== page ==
A high-school athlete’s recruitment to play college sports is supposed to be a special experience filled with excitement and fervent anticipation. It supposed to be a time to celebrate the fruits of their labor.
Unfortunately, in today’s Internet-driven world where social media is king and collegiate athletics are pumping out millions of dollars per year, things are not what they used to be. Things have gotten messy. Things have gotten stressful.
Nothing illustrates the complexity of this modern world of recruiting better than what happened at Texas A&M last week.
It’s no big secret, the Aggie football program has some serious problems with the quarterback position. And no, I’m not talking about the legal issues of former Texas A&M quarterback Johnny Manziel.
To start 2014, Kenny Young took over for the departed Johnny “Football.” Within weeks, many already had him winning the Heisman. Well, his play began to decline, and so did his behavior off of the field. He ended up getting benched midway through the season—ultimately leading to his transfer.
He was benched in favor of Kyle Allen. Allen looked like a star heading into 2015, but he was stuck splitting time this season with freshman Kyler Murray. By the end of the regular season, both players had transferred.
The QB drama was kicked up a notch last week as 2017 prospect Tate Martell announced that he was de-committing from Texas A&M. Martell is the third-ranked duel-threat quarterback for his class.
Just minutes after his announcement, Texas A&M receivers coach Aaron Moorehead sent out a tweet saying, “I feel sorry for people [sic] who never understand loyalty. I can’t really even vibe with you [sic]. At the end of the day, trust is 100 & everything else is BS.”
He tried to clear himself later by saying that he wasn’t talking about Martell. Evidently, aspiring Aggie recruits weren’t buying it.
Receiver Mannie Netherly de-committed on Twitter, saying, “I see what kind of person my ‘future coach’ is & I myself don’t wanna play for someone like that, so without further ado, I would like to announce that I am de-committing [sic] from Texas A&M.”
Later, two more prospects that were being courted by the Aggies announced that they would be ending their recruitment with Texas A&M.
How did such a mess transpire?
That’s just the nature of this new recruiting beast. These kids have too many eyes on them too soon, and social media only amplifies the problem.
As rabid fans of college athletics, we often get selfish and only think about future wins and losses. We often lose sight of the fact that these guys are just kids. We put way too much pressure on them.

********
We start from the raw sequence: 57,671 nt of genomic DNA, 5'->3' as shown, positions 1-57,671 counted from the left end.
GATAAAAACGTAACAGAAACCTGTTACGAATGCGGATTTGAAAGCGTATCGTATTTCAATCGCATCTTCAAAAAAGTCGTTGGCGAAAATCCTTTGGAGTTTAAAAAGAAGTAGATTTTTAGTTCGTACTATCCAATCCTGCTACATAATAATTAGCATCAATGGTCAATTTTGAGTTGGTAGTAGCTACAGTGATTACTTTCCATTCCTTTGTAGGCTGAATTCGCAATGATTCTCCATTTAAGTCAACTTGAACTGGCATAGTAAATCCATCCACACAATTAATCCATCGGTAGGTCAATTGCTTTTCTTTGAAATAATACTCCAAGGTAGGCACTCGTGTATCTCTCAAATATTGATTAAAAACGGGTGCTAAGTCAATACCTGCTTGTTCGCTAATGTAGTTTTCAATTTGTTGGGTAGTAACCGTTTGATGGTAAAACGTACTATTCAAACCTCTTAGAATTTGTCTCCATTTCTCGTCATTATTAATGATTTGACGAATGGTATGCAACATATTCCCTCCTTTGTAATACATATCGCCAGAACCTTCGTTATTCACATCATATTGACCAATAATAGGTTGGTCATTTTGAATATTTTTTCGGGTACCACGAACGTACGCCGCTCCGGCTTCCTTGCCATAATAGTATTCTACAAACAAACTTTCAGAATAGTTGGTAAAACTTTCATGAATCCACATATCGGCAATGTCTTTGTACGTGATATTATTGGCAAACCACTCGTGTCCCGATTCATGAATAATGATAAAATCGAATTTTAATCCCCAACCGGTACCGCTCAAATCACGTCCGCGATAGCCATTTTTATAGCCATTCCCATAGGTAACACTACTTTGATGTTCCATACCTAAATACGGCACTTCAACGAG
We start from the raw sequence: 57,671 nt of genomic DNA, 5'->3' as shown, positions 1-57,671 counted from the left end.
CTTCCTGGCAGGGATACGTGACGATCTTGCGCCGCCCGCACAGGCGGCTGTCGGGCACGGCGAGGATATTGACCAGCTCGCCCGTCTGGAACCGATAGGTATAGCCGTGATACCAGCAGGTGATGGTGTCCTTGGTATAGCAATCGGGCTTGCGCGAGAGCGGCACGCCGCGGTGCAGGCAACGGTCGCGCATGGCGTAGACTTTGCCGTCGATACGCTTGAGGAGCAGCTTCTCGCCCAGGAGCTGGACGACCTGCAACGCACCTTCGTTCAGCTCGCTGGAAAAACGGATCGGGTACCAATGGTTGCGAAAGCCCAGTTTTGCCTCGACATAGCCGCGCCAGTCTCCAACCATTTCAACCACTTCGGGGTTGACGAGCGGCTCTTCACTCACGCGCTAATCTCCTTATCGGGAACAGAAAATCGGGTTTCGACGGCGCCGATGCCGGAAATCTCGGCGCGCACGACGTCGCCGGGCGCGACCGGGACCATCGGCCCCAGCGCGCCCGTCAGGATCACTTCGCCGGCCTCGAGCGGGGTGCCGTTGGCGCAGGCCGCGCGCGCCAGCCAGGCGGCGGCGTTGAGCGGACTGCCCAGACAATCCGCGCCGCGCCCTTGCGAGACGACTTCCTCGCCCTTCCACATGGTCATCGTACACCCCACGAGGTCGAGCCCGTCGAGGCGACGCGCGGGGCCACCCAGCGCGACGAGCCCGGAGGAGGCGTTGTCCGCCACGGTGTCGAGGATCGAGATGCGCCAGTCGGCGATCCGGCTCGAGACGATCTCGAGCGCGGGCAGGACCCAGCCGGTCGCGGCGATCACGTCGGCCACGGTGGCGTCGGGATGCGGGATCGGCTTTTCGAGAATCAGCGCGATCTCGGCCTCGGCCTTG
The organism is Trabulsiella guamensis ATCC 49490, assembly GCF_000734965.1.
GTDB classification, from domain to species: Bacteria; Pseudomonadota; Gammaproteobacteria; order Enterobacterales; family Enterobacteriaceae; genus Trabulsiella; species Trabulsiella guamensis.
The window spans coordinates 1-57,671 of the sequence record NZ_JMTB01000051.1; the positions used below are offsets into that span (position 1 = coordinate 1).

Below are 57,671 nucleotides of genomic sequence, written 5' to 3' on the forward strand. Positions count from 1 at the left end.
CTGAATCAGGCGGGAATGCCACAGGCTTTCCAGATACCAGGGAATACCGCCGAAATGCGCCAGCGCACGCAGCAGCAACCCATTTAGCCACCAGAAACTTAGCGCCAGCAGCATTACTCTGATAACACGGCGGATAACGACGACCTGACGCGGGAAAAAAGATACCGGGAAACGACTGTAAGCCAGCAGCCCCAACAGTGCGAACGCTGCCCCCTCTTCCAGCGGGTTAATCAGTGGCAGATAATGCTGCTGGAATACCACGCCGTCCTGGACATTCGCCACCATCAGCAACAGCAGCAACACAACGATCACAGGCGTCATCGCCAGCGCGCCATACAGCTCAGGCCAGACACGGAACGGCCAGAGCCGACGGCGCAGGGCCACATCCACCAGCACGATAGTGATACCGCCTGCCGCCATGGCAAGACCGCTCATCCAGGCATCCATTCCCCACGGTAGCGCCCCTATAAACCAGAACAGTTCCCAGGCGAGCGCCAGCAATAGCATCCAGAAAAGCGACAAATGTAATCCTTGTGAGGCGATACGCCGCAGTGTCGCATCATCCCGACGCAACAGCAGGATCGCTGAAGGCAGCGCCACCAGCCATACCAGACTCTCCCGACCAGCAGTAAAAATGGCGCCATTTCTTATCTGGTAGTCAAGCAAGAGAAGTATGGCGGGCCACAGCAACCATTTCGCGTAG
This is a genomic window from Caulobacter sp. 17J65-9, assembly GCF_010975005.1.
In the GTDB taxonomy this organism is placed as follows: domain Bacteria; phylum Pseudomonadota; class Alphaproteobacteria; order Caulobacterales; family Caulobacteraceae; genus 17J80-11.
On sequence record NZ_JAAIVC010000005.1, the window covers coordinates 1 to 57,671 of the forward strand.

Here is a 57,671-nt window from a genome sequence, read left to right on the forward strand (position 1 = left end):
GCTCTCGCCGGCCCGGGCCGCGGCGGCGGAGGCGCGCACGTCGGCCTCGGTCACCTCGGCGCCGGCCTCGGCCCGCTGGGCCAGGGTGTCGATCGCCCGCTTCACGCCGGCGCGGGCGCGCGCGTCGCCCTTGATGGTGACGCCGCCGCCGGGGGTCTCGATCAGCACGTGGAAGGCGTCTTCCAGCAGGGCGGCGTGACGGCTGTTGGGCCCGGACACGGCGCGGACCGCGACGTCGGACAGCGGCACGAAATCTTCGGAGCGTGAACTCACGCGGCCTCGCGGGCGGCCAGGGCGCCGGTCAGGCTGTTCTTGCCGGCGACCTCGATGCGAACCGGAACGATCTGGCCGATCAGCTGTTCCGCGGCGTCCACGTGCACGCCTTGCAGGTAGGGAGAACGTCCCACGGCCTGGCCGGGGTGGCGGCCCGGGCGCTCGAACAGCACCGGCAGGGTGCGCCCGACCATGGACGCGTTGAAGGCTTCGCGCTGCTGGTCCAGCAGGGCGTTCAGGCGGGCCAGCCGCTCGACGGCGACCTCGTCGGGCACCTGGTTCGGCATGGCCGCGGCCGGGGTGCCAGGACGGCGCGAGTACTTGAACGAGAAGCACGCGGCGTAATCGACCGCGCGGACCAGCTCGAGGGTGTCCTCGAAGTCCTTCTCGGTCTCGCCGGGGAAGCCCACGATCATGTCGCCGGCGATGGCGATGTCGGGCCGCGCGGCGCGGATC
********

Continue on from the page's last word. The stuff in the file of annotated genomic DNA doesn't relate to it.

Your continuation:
We’re asking them to have such strong convictions on deciding a college when they are holding a box filled with letters from universities that all want to give them scholarships. They have coaches coming at them from all angles whispering sweet nothings in their ears.
And now, with social media, you have fans becoming recruiters. They’re constantly getting tweeted by fanbases telling them to come to their respective school.
It’s hard enough for a high-school kid to decide what they’re going to do for the weekend. Now, we’re asking them to make a decision on a four-year commitment.
So, sometimes, they change their minds. Many times, things will happen like they did for Zachary quarterback Lindsey Scott, Jr. this year.
He always wanted to go to LSU, but the Tigers never offered him a scholarship, so he committed to Syracuse in the fall. Right before signing day, LSU finally extended the offer he had been waiting for, so he changed his commitment.
It happens. They’re kids.
And when that does happen, they’re forced to hear fans coming down on them. Like in Martell’s case, they’ll have a coach giving them the business on Twitter, questioning their loyalty.
We really need to take some of this pressure off of these kids’ shoulders.
I’ve always said that recruitment rules need to change. There should be a rule in place that prohibits college coaches from making contact with players and offering them scholarships until their junior years.
Some of these kids are getting recruited as early as eighth and ninth grade. That’s ridiculous.
You’re just setting them up to fail. They’ll be headed to college with four years of hype that will be nearly impossible to live up to, and if they’re not the greatest thing since sliced bread, they’ll quickly be branded a “bust.”
It’s already tough enough being a kid, but to add the traveling circus of college coaches, constant recruitment letters and fans from across the country telling them what to do with their future, it’s too much.
This is supposed to be one of the funnest times in these athletes’ lives. No need to make it one of the hardest.